June 24, 2017
June 24, 2017
June 28, 2017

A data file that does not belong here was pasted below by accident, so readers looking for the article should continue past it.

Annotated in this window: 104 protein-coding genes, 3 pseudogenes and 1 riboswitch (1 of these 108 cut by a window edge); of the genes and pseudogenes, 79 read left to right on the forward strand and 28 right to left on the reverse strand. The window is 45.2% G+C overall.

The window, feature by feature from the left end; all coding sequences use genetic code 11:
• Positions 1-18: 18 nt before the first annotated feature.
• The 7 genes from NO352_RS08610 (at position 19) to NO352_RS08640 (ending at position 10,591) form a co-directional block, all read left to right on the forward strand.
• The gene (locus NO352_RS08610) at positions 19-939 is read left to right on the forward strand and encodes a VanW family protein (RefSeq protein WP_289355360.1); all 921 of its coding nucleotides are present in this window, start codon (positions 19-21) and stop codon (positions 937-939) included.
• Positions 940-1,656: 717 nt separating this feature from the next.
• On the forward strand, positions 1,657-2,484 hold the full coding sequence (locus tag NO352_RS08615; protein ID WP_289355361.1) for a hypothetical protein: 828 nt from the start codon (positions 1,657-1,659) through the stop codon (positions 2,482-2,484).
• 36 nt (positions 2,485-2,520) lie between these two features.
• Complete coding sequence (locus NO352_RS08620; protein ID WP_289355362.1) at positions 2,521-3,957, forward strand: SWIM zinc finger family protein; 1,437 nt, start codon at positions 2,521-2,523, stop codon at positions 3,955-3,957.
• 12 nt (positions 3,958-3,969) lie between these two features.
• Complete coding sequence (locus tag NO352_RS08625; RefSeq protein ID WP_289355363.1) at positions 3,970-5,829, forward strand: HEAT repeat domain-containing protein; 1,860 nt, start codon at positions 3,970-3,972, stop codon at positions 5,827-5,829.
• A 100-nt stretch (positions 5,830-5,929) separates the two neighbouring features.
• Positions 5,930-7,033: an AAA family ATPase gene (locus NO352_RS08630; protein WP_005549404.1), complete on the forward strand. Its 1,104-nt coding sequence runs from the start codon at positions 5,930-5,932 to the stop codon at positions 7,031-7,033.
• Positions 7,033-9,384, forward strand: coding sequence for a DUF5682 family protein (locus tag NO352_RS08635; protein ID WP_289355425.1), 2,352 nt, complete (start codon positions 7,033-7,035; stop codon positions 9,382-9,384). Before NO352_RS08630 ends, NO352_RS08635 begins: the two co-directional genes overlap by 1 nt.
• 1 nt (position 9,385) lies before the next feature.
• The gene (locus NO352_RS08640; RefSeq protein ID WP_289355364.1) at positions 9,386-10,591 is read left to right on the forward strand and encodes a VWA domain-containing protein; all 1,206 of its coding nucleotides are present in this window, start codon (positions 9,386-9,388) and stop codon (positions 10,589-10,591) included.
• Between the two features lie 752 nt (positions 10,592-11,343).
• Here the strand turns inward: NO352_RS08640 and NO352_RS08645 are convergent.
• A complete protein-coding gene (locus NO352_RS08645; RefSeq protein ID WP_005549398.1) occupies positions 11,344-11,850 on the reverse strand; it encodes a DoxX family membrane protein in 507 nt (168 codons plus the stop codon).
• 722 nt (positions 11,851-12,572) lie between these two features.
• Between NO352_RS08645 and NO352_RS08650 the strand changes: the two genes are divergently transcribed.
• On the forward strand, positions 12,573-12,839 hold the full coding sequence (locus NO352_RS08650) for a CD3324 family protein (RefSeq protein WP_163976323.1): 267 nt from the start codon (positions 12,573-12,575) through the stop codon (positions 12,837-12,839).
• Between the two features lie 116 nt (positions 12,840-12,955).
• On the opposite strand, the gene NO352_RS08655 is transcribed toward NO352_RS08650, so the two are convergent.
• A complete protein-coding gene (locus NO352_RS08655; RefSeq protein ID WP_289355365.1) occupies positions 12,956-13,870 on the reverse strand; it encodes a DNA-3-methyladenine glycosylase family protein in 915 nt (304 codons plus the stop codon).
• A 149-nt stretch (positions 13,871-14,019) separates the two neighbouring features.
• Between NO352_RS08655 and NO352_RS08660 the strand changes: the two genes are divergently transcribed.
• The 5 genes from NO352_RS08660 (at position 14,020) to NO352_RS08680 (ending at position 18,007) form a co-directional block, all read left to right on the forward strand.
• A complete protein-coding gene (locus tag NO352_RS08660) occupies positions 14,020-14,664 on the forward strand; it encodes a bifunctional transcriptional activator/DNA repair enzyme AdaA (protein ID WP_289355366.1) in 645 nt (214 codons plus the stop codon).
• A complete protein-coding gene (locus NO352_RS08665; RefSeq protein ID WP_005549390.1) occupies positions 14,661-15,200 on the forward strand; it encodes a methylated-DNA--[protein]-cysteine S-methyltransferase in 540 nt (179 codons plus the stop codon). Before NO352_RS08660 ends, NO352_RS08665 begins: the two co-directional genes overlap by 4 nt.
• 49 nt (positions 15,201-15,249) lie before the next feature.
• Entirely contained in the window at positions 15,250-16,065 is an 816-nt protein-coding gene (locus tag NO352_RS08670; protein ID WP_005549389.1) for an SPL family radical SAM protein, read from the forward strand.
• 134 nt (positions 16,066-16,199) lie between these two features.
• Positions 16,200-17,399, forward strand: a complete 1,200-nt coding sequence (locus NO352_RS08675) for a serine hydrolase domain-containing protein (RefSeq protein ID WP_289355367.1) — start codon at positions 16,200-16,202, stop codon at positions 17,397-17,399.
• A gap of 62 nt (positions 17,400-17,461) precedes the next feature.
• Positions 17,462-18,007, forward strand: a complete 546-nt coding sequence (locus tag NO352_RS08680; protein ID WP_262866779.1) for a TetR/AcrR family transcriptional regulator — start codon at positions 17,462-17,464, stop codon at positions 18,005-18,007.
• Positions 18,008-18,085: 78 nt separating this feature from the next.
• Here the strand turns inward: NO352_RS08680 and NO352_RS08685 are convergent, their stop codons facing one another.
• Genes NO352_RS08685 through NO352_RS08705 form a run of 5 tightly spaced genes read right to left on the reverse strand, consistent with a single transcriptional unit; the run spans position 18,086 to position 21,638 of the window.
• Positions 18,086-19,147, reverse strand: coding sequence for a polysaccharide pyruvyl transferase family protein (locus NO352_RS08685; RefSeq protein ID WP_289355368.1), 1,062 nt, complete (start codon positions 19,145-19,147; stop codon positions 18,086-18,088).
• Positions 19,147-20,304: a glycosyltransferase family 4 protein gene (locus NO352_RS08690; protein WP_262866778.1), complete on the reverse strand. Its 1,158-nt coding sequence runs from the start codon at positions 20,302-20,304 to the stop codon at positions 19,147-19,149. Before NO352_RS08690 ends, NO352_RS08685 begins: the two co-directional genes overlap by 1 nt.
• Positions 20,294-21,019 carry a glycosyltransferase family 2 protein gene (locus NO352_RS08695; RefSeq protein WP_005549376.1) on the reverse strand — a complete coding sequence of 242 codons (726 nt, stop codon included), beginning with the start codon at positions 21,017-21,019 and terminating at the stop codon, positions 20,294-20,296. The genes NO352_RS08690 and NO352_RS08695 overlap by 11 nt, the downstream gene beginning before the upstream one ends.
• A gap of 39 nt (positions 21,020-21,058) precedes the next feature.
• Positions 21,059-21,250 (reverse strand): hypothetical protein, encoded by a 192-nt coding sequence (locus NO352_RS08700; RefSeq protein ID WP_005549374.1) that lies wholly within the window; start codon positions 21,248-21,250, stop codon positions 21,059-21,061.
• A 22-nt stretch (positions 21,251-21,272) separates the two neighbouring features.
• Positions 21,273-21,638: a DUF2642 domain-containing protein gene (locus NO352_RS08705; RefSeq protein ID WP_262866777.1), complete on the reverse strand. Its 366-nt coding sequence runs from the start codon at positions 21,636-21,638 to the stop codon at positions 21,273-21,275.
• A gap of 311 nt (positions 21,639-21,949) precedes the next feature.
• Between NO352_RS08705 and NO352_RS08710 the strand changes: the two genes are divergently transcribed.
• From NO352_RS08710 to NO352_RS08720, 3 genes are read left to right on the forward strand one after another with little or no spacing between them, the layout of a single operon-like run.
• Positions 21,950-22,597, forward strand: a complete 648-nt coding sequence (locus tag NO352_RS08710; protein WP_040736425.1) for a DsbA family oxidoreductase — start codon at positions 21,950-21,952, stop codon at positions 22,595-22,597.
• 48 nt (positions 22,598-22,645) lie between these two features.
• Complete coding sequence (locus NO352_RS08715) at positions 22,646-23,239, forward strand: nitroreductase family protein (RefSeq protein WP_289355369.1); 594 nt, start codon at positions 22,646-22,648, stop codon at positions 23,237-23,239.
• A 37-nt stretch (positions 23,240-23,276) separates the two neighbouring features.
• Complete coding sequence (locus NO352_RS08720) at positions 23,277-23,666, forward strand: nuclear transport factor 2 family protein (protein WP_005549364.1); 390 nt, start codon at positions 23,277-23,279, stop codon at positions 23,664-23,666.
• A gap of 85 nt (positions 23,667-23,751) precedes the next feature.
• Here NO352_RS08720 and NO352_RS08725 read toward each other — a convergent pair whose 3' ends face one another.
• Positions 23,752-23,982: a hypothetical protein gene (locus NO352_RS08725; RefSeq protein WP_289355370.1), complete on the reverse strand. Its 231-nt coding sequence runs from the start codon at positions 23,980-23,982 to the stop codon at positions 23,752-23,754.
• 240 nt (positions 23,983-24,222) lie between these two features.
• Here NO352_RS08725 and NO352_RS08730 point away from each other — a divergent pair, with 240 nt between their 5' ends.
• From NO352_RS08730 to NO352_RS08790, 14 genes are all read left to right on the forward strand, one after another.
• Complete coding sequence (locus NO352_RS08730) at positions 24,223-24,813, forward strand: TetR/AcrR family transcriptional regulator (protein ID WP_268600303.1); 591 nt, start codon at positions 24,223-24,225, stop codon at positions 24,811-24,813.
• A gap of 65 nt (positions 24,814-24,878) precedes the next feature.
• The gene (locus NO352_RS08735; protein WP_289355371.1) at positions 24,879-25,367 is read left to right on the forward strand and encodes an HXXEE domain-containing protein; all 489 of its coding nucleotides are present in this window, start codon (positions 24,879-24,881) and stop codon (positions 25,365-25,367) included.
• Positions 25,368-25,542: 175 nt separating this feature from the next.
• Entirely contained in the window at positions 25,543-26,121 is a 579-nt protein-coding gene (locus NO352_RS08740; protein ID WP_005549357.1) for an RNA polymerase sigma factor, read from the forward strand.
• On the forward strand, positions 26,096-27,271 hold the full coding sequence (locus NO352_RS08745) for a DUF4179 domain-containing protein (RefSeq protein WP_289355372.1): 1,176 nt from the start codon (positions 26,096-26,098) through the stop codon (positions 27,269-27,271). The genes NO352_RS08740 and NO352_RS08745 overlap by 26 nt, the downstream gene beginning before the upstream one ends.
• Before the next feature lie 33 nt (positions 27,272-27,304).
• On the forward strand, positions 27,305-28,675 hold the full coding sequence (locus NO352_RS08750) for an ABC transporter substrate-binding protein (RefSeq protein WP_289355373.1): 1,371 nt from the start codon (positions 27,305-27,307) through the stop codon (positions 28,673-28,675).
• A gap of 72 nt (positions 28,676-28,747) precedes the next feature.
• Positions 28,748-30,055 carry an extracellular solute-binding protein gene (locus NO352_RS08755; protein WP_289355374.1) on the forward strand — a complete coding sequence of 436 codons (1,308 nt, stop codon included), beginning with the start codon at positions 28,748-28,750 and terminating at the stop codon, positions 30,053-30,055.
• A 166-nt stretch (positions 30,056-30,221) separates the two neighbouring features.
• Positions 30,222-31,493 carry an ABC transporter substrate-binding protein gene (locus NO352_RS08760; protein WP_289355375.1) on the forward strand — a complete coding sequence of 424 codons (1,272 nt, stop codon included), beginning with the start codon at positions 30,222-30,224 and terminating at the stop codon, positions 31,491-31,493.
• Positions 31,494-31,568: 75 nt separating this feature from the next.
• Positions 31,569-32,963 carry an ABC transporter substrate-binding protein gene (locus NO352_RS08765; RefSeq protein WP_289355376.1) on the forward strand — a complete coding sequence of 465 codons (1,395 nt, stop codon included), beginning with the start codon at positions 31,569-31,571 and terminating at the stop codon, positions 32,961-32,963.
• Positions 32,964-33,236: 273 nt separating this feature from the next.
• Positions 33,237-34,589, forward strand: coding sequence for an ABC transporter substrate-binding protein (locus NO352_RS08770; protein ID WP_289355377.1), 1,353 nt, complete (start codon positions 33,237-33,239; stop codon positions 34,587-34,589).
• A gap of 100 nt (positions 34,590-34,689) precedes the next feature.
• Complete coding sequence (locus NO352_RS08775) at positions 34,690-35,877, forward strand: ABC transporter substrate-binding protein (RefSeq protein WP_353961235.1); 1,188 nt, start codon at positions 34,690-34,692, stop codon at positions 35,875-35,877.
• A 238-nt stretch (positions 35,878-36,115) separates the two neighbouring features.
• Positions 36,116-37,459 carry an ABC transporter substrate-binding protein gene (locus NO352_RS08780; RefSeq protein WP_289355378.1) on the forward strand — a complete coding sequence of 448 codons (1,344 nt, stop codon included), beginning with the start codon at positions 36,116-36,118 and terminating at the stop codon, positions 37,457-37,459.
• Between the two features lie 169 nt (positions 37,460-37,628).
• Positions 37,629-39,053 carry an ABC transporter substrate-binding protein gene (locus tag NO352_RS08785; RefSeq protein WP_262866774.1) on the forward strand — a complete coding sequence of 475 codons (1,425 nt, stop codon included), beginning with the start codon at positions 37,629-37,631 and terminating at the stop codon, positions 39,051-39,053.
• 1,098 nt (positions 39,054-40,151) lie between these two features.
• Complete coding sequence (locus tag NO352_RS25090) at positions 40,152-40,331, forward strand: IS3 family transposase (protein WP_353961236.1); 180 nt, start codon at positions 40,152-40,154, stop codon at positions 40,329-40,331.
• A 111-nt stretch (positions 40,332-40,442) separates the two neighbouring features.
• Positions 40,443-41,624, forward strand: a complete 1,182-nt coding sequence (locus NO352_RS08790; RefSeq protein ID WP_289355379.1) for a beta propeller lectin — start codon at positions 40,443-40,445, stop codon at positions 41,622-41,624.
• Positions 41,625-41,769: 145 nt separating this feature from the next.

The ASEE has increasingly supported education that introduces students to diverse cultural environments. Since 2006, the School of Engineering at the University of Dayton has sponsored a study abroad program in Italy focused on problem solving and leadership development in a cultural context different from the United States. Conducted in Florence, this program has four interrelated objectives: (1) to develop skills in observation, data collection, and analysis, (2) to apply engineering problem solving techniques to “real life” situations, (3) to cultivate an understanding of how a specific culture grapples with technical challenges, and (4) to investigate how different models of leadership improve team building and design solutions in an international environment. The program begins with a “deep dive” familiarization with Florence: students examine the city as it awakens and then explore the site throughout that day until the city sleeps again that night. This focus on the whole city continues throughout the program as students are regularly introduced to the connections between the city’s rich history and cultural patrimony and its present-day engineering challenges in negotiating with that same history and storied heritage. In concert with this cultural/technical perspective, student groups examine historic and contemporary Florence in light of six elements of the city’s infrastructure: water, transportation, waste handling, communication, energy, and housing. Each group is then assigned one of these elements to investigate in depth by identifying a challenge related to that element, collecting data, drawing conclusions, and proposing recommendations for improving that element of the infrastructure. In addition to focusing on Florence, the program conducts comparative visits to sites important to the history of engineering, including Vinci, Pisa, Assisi, and Rome. In these sites, each with its own engineering challenges, students use engineering heuristics and problem solving techniques to provide one-day, intensive “back of the envelope” solutions for challenges posed by that locality. The theme of leadership is interwoven throughout the program with students being introduced to a variety of approaches to this subject both in and beyond the field of engineering. The goal is not only to educate students about different leadership approaches, but to encourage them to adopt, intermingle, and experiment with these approaches throughout the program. Students maintain engineering journals that are shared among peers and reviewed individually for the range of observations, the quality of sketches/engineering diagrams, and the depth of questioning and thinking brought to bear on a particular infrastructure element as well as on the city and its culture in general. Students and their groups are regularly encouraged to pose hypotheses and to test these with observational experiments that contribute to their growing comprehension of engineering realities and possible solutions. Each group gives a presentation on site at the close of the program, an experience by which participants appreciate the breadth of engineering challenges, the range of cultural and historical variables, and the variety of solutions for addressing infrastructure questions in an international context.
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